Diagnose and fix high DPC Latency Issues with WPA (Windows Vista/7/8)

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Many audio/video problems on a computer can be caused by DPC latency. DPC stands for Deferred Procedure Call. In its simplest form it is the part of your Windows system that handles driver efficiency.

If there is a driver that is taking longer than normal to process, it may prevent other drivers from being processed in time. The worst case is that it can cause your audio interface driver from responding in time and can cause clicks, pops, distortion and dropouts.

Spikes of high DPC latency can cause a computer to slow to a crawl for a few seconds before speeding up again in super-speed to catch up, then repeating a number of seconds later. During the few seconds of slowness (high latency spike), you may notice jerky and erratic mouse movement, poor quality, stuttering, audio, and pausing and skipping in real time video playback. If these symptoms sound familiar, read on.

The technique outlined below will work on Windows 7 and Windows 8. It will not work on Windows XP, but an alternative for Step 2 has been briefly outlined at the bottom of this tutorial for Windows Vista. In addition, this technique is fairly technically advanced.

Step I (Optional): Making a Quick Diagnosis

This step will allow you to quickly and easily determine whether or not high DPC latencies are indeed a problem on your computer. It is not necessary to perform this step, since it will not show you the cause of any DPC latency spikes it does find. Step 2 will be used to determine the cause any of such problems, and so you may wish to skip ahead to Step 2 now.

  1. Download and run DPC Latency Checker from this website: DPC Latency Checker.
  2. Allow it to run until you have experienced a period of lagging and computer slowness. It is important to allow the program to run through such a time period in order to make a proper diagnosis. Having it running only whilst the computer is performing normally is not nearly as effective.
  3. Analyze the graph for a large spike into the reds. A healthy graph will remain in the green section, and will look similar to this:

Diagnose and fix high DPC Latency Issues with WPA (Windows Vista/7/8)

A graph containing spikes into the red (indicative of a DPC latency problem) will look similar to this:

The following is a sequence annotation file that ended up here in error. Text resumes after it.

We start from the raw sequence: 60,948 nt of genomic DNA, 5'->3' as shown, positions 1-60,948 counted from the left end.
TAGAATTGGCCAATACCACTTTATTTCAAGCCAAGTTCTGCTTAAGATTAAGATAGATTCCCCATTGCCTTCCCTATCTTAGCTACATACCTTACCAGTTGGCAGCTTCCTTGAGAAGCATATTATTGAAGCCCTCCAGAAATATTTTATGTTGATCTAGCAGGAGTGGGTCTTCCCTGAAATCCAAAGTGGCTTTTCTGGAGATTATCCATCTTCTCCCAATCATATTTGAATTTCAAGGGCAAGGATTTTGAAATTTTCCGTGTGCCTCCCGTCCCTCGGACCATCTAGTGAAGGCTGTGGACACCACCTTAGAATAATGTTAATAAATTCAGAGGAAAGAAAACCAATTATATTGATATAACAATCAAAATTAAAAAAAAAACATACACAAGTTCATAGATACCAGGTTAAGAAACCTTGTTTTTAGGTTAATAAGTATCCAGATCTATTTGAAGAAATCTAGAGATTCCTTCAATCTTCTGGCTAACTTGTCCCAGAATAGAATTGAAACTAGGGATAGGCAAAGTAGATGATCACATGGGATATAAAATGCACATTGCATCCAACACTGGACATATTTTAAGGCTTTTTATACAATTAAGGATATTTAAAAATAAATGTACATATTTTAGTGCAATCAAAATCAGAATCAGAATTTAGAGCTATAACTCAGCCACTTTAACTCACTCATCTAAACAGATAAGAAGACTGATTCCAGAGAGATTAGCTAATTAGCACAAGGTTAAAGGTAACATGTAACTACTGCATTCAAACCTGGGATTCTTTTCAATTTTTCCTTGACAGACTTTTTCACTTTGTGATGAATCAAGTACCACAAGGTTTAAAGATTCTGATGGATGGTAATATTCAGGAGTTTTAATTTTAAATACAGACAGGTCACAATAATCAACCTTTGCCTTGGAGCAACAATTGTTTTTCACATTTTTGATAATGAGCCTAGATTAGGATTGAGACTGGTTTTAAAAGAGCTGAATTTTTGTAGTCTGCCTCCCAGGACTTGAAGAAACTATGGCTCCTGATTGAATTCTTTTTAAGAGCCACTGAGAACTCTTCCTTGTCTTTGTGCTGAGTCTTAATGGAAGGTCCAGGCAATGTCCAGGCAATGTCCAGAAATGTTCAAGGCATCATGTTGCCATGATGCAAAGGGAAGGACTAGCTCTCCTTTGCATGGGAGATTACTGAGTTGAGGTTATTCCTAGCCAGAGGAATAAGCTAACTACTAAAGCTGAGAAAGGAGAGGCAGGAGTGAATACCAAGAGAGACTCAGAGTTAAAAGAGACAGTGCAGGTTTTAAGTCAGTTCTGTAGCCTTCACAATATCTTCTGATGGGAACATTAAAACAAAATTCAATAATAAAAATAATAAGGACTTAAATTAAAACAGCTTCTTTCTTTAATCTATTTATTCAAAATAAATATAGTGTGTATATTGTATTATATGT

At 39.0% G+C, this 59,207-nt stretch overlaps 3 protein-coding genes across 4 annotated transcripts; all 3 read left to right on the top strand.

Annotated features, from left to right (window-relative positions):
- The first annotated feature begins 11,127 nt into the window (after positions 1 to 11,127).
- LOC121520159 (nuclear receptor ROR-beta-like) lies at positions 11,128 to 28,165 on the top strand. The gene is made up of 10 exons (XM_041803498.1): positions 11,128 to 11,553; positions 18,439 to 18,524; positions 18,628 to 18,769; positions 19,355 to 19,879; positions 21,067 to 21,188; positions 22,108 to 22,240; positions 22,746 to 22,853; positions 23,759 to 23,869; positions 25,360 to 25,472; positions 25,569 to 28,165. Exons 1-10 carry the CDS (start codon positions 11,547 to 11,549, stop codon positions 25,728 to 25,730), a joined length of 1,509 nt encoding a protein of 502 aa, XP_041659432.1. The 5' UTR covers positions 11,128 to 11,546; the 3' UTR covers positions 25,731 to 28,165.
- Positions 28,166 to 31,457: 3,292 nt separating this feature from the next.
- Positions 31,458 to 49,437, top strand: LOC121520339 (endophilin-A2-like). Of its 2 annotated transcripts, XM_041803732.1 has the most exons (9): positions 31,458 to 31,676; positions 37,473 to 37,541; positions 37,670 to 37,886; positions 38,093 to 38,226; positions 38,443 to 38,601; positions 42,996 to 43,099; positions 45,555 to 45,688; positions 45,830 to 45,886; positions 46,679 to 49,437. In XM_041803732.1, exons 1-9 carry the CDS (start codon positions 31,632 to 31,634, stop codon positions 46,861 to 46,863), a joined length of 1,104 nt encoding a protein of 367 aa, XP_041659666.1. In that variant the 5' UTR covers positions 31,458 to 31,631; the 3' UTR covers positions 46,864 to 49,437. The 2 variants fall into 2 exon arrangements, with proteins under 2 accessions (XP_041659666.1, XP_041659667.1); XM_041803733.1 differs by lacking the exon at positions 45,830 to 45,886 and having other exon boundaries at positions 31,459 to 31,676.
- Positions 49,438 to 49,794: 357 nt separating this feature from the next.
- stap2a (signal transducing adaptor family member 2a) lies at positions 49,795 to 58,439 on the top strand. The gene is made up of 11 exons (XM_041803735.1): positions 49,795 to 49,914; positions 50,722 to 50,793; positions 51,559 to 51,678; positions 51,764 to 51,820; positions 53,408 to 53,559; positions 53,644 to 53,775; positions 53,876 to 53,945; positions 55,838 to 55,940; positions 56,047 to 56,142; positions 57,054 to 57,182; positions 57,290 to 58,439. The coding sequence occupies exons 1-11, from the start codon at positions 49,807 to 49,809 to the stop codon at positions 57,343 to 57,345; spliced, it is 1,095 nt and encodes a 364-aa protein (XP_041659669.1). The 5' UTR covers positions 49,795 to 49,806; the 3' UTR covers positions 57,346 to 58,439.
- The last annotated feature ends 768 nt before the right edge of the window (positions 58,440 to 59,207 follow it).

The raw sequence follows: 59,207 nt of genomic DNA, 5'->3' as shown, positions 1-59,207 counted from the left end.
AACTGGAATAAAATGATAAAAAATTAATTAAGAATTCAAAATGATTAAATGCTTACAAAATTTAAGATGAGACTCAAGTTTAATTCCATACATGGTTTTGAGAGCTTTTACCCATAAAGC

Diagnose and fix high DPC Latency Issues with WPA (Windows Vista/7/8)

Now identify whether or not you have a DPC Latency problem using the graphs given above as a reference. If you do, continue on to Step 2 to identify the cause of this problem.

Step 2 (If necessary): Identifying the Cause

NOTE: This technique is not possible on Windows Vista computers. If you are using Windows Vista, please skip ahead to the end of this step for a briefly outlined alternative.

This step will use the Microsoft Windows Performance Analyzer from the Windows Assessment and Deployment Kit (ADK) to identify the cause of any DPC latency spikes.

  1. Download the ADK from this website: Download Windows Assessment and Deployment Kit (ADK) for Windows® 8.1 from Official Microsoft Download Centre. Ignore the reference to Windows 8.1. This download applies to both Windows 7 and Windows 8.
  2. Run ADKSetup.exe and allow it to initialize past the splash screen.

Click Next:

Diagnose and fix high DPC Latency Issues with WPA (Windows Vista/7/8)

Click Next again (you may opt in to CEIP if you so wish - it is not necessary, but you may wish to do so):

Diagnose and fix high DPC Latency Issues with WPA (Windows Vista/7/8)

Click Accept:

Diagnose and fix high DPC Latency Issues with WPA (Windows Vista/7/8)

Alter the checkmarks to be next to the following box only: Windows Performance Toolkit

Diagnose and fix high DPC Latency Issues with WPA (Windows Vista/7/8)

Allow the install to complete and finally click Close:

Diagnose and fix high DPC Latency Issues with WPA (Windows Vista/7/8)

Windows 7: Click on the Start Orb, search for cmd, and press Enter.
Windows 8: Swipe up or right click on the Start Screen, select All Apps, swipe or scroll to the right, and under the Windows System section, open Command Prompt.

Now, in Command Prompt:

Type out the following line and press Enter:

xperf -on DiagEasy

Nothing much will appear to happen, but xperf is now logging. Wait until the computer has gone through a period of stuttering slowness, and then type out the next line and press Enter (this line may take several seconds to process):

xperf -d %userprofile%\Desktop\trace.etl

Finally type this line and press Enter:

xperf %userprofile%\Desktop\trace.etl

If you get prompted the following message, select Yes:

Diagnose and fix high DPC Latency Issues with WPA (Windows Vista/7/8)